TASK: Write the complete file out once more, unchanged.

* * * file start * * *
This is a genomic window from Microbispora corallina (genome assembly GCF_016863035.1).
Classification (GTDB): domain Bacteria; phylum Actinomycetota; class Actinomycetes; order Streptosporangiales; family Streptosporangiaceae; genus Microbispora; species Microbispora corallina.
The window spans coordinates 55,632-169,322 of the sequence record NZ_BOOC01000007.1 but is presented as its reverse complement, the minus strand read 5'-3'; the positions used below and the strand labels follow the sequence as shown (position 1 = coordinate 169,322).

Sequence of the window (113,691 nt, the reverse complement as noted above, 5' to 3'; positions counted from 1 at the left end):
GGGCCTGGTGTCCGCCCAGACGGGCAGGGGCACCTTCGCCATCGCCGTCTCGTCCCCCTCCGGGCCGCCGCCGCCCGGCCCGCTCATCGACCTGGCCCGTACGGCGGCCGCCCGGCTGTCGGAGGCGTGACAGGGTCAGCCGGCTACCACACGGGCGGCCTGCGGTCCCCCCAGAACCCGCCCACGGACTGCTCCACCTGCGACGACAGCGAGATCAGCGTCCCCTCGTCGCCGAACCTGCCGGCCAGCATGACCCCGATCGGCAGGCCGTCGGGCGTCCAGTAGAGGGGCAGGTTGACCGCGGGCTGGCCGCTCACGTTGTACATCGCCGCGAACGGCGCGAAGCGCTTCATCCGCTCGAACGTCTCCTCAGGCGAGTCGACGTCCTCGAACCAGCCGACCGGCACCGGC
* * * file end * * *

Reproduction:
This is a genomic window from Microbispora corallina (genome assembly GCF_016863035.1).
Classification (GTDB): domain Bacteria; phylum Actinomycetota; class Actinomycetes; order Streptosporangiales; family Streptosporangiaceae; genus Microbispora; species Microbispora corallina.
The window spans coordinates 55,632-169,322 of the sequence record NZ_BOOC01000007.1 but is presented as its reverse complement, the minus strand read 5'-3'; the positions used below and the strand labels follow the sequence as shown (position 1 = coordinate 169,322).

Sequence of the window (113,691 nt, the reverse complement as noted above, 5' to 3'; positions counted from 1 at the left end):
GGGCCTGGTGTCCGCCCAGACGGGCAGGGGCACCTTCGCCATCGCCGTCTCGTCCCCCTCCGGGCCGCCGCCGCCCGGCCCGCTCATCGACCTGGCCCGTACGGCGGCCGCCCGGCTGTCGGAGGCGTGACAGGGTCAGCCGGCTACCACACGGGCGGCCTGCGGTCCCCCCAGAACCCGCCCACGGACTGCTCCACCTGCGACGACAGCGAGATCAGCGTCCCCTCGTCGCCGAACCTGCCGGCCAGCATGACCCCGATCGGCAGGCCGTCGGGCGTCCAGTAGAGGGGCAGGTTGACCGCGGGCTGGCCGCTCACGTTGTACATCGCCGCGAACGGCGCGAAGCGCTTCATCCGCTCGAACGTCTCCTCAGGCGAGTCGACGTCCTCGAACCAGCCGACCGGCACCGGC